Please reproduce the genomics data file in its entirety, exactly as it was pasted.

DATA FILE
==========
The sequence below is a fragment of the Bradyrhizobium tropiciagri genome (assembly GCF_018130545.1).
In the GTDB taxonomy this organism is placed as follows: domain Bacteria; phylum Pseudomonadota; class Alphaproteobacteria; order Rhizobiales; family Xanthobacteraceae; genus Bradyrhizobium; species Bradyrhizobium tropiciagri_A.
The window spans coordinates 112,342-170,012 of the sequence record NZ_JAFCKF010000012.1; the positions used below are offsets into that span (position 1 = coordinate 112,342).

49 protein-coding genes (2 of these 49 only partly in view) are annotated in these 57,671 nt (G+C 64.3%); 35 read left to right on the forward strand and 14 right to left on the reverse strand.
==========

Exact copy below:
The sequence below is a fragment of the Bradyrhizobium tropiciagri genome (assembly GCF_018130545.1).
In the GTDB taxonomy this organism is placed as follows: domain Bacteria; phylum Pseudomonadota; class Alphaproteobacteria; order Rhizobiales; family Xanthobacteraceae; genus Bradyrhizobium; species Bradyrhizobium tropiciagri_A.
The window spans coordinates 112,342-170,012 of the sequence record NZ_JAFCKF010000012.1; the positions used below are offsets into that span (position 1 = coordinate 112,342).

49 protein-coding genes (2 of these 49 only partly in view) are annotated in these 57,671 nt (G+C 64.3%); 35 read left to right on the forward strand and 14 right to left on the reverse strand.